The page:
In the Province of Ragusa in southern Sicily, a special cheese is made.
If you are a cheese lover, you may be familiar with Caciocavallo. You know the cheese you see hanging from the rafters when you go into a good Italian market? It is usually in small, round orbs tied at the top with a rope and connected to another cheese so it hangs perfectly balanced.
Caciocavallo has been made all over southern Italy for thousands of years. It is translated either “horse cheese” or “horseback cheese,” depending on whom you talk to. You can imagine that a rope with two cheeses on the ends would sling nicely over a horse’s back for transportation.
The very traditional Caciocavallo from Ragusa is called Ragusano. It is not made into small balls but into large rectangular loafs. We don’t see it around Kansas City much, but we recently got our hands on some at The Better Cheddar after a 15-year hiatus.
According to its protected status, the cheese must be made with raw milk from the modicana breed of cow. This deep red-coated and stocky breed originated in Ragusa and is raised mainly for diary. The curds are separated and stretched like Mozzarella. This puts Ragusano into the “pasta filata” type of cheese, meaning “spun paste” but we usually say “pulled” or “stretched” curd cheese.
The cheese is then shaped with wood forms. After this, it is brined in large vats for several days. This gives the cheese the salt it needs for flavor and preservation.
The cheeses are then taken and hung two-by-two to age. The distinctive bend often found on the cheese is formed from the hanging of the cheeses. Once the cheeses age, they are stacked on wooden shelves and aged for several months and even years.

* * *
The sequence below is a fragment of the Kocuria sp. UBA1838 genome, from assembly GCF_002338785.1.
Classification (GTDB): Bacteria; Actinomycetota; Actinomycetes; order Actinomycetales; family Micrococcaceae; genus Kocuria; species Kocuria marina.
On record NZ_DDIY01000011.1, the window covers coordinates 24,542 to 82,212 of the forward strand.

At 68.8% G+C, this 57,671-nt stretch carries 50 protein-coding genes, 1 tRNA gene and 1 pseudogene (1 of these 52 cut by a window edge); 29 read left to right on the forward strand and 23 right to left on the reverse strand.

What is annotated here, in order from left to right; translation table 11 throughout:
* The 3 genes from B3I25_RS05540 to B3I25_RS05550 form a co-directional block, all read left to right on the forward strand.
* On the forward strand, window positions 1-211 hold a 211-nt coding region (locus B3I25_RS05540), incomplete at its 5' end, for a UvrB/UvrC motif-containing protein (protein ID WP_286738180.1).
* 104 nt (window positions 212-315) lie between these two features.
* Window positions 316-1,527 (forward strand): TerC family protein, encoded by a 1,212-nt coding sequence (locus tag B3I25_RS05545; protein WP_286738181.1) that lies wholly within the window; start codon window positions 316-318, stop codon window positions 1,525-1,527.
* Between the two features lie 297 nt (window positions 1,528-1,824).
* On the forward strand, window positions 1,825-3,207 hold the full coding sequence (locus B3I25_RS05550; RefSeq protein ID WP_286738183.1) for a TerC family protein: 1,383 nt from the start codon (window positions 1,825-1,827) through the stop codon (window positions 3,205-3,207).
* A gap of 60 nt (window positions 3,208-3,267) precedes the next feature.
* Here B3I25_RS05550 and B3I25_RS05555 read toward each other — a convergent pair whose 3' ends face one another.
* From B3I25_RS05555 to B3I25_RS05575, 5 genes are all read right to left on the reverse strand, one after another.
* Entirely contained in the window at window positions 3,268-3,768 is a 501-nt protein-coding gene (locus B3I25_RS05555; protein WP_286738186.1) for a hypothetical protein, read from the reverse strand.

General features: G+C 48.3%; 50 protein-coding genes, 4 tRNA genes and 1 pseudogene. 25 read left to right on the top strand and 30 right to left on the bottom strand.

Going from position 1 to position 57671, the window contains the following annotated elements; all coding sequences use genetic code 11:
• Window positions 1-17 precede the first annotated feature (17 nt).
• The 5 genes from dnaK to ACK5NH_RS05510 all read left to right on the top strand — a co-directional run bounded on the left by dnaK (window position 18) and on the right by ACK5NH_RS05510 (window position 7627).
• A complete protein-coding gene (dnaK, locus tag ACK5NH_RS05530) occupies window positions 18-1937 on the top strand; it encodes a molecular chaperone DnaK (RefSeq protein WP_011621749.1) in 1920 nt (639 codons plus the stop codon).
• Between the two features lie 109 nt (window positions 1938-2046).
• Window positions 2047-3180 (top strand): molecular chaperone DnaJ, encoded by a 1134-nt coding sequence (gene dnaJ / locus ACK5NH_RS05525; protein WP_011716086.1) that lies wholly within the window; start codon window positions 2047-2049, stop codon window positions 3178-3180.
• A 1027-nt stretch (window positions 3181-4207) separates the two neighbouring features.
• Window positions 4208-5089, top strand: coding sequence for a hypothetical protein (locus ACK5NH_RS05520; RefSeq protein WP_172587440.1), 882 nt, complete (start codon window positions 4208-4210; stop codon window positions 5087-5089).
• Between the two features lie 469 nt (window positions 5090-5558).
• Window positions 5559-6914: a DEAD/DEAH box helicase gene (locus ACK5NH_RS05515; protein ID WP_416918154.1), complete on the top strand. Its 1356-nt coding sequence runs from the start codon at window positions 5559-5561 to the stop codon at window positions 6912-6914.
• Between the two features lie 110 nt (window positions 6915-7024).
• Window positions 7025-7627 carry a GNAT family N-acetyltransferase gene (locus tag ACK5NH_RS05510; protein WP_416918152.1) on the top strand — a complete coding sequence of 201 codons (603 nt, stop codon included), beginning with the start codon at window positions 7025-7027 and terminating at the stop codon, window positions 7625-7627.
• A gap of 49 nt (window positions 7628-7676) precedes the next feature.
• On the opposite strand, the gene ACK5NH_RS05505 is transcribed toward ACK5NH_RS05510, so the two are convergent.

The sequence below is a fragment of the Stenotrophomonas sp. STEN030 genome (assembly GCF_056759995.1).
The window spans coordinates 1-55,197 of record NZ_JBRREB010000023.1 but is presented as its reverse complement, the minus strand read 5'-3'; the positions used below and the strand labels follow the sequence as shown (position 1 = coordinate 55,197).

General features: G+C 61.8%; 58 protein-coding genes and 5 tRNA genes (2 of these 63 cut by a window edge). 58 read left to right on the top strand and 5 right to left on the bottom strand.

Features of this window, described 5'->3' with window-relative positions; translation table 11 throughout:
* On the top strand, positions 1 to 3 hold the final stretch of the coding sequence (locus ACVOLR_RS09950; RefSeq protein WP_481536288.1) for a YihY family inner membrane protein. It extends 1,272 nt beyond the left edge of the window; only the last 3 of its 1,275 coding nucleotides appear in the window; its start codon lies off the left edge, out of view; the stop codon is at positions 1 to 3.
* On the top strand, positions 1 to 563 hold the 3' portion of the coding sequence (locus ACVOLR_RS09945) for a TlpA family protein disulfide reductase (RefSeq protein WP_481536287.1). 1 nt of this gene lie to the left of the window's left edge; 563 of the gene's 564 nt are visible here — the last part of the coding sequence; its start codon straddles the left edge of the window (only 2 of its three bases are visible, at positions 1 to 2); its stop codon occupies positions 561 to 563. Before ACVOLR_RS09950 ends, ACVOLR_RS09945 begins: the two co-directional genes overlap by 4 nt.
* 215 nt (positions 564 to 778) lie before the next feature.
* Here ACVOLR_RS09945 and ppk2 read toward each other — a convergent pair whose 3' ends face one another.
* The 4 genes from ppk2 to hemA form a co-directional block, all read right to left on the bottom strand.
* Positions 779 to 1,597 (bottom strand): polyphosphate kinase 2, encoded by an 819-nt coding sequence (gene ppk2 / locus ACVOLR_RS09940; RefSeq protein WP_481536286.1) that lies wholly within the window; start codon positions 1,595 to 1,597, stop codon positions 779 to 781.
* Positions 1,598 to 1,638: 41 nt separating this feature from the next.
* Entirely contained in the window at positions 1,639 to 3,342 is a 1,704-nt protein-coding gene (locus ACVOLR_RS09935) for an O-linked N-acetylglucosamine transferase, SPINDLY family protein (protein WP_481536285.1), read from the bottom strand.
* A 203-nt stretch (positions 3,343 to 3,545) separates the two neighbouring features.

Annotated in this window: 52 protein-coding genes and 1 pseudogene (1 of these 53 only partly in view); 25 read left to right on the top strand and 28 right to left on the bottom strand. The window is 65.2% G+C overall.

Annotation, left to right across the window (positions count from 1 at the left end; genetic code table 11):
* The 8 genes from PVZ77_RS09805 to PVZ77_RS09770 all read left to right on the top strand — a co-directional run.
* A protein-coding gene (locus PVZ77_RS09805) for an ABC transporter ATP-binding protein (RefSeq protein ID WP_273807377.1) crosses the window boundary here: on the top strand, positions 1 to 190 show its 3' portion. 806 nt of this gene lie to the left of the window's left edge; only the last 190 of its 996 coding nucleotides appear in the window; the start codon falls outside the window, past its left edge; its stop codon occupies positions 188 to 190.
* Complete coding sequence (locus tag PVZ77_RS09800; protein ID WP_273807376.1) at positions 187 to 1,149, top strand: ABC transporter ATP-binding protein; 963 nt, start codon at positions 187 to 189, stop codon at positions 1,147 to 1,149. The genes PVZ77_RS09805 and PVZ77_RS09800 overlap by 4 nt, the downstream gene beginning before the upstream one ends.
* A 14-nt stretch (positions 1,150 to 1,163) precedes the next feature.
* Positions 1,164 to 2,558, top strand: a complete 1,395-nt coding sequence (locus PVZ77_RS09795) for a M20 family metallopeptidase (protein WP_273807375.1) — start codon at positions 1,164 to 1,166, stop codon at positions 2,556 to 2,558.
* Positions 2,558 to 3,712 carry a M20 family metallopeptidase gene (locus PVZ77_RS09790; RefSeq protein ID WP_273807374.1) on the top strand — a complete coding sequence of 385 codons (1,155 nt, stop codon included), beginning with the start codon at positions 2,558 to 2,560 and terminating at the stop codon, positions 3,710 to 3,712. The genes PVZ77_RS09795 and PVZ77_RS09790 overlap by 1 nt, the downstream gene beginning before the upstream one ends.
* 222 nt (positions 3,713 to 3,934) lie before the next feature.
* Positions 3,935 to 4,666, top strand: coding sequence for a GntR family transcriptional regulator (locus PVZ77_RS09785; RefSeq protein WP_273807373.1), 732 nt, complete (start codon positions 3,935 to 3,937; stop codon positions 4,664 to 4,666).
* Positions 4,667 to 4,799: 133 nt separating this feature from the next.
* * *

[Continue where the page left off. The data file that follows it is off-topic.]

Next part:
For me, the flavor of Ragusano is not as piquant and overpowering as many other aged, pulled curd cheeses. It does get more flavor as it ages, but it is decidedly more mellow then an aged provolone. It is savory, nutty and a little sweet. The paste of the cheese has a smattering of small holes. The texture is a little chewy but nice.
Ragusano goes great with cured meats and olives and in many dishes. There are two accompaniments that I have found are really nice with it. Kansas City Canning Co.’s balsamic-pickled grapes are Ragusano’s friend for sure. The sweet and tangy grapes contrast nicely with the savory cheese.
Also try Navarino Icons Olive Spoon Sweet. This Greek delicacy is kalamata olives stuffed with almonds and then cooked in honey, sugar and spices. It’s unlike anything I have tried and pairs great with the cheese. (If you have some olives left over try them atop vanilla ice cream. I know it sounds weird, but it is really good.)
Hopefully it won’t be another 15 years before we see Ragusano at The Better Cheddar, but as for now it’s here in the case. Check it out.
Lincoln Broadbooks loves cheese. He is one of the first cheesemongers in the United States and Canada to become an American Cheese Society-certified cheese professional. He is the manager and buyer for the Better Cheddar in Prairie Village. You can find him on Twitter @LincolnBbooks and on Instagram @lincycheese.